One of the most widely used techniques to generate light through an efficient electron transfer is called electrochemiluminescence, or electrogenerated chemiluminescence (ECL). ECL mechanisms can be explored via ‘spooling spectroscopy’ in which individual ECL spectra showing emitted light are collected continuously during a potentiodynamic course.
The obtained spectra are spooled together and plotted along the applied potential axis; because the potential sweep occurs at a defined rate, this axis is directly proportional to time. Any changes in the emission spectra can be correlated to the corresponding potentials and/or times, leading to a deeper understanding of the mechanism for light generation—information that can be used for efficiently maximizing electrogenerated chemiluminescence intensities.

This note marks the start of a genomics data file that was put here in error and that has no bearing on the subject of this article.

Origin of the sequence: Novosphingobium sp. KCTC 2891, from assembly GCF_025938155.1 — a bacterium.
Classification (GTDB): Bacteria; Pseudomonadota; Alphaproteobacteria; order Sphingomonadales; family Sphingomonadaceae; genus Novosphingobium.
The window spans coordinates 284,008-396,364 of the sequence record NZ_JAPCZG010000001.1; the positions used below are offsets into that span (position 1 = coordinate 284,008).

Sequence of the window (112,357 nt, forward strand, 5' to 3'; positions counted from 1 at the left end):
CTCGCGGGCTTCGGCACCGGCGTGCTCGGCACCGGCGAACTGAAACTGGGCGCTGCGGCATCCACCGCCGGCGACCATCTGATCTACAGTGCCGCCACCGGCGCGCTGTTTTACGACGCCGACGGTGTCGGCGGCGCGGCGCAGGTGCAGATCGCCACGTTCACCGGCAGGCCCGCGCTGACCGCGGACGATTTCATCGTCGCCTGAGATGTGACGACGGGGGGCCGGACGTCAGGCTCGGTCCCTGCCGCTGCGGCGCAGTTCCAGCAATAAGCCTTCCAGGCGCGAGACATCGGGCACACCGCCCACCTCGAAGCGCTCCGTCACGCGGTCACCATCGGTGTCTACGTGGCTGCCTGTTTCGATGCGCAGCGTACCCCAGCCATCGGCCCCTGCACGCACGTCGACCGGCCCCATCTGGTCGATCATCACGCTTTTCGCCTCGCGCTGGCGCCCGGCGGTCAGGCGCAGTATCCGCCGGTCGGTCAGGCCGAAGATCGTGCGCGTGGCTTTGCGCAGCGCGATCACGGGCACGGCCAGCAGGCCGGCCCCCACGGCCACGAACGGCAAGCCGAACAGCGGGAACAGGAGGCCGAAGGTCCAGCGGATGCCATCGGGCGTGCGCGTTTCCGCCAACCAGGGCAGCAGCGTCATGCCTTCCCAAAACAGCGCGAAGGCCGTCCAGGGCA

The formation of intermediates and excited states can also be tracked, which is crucial to interrogating and drawing electron transfer pathways (i.e., understanding the chemical reaction mechanism). Spooling spectroscopy is not limited to electrogenerated chemiluminescence; researchers also include instructions for the use of related methodologies, such as spooling photoluminescence spectroscopy during an electrolysis procedure, which can be easily set up.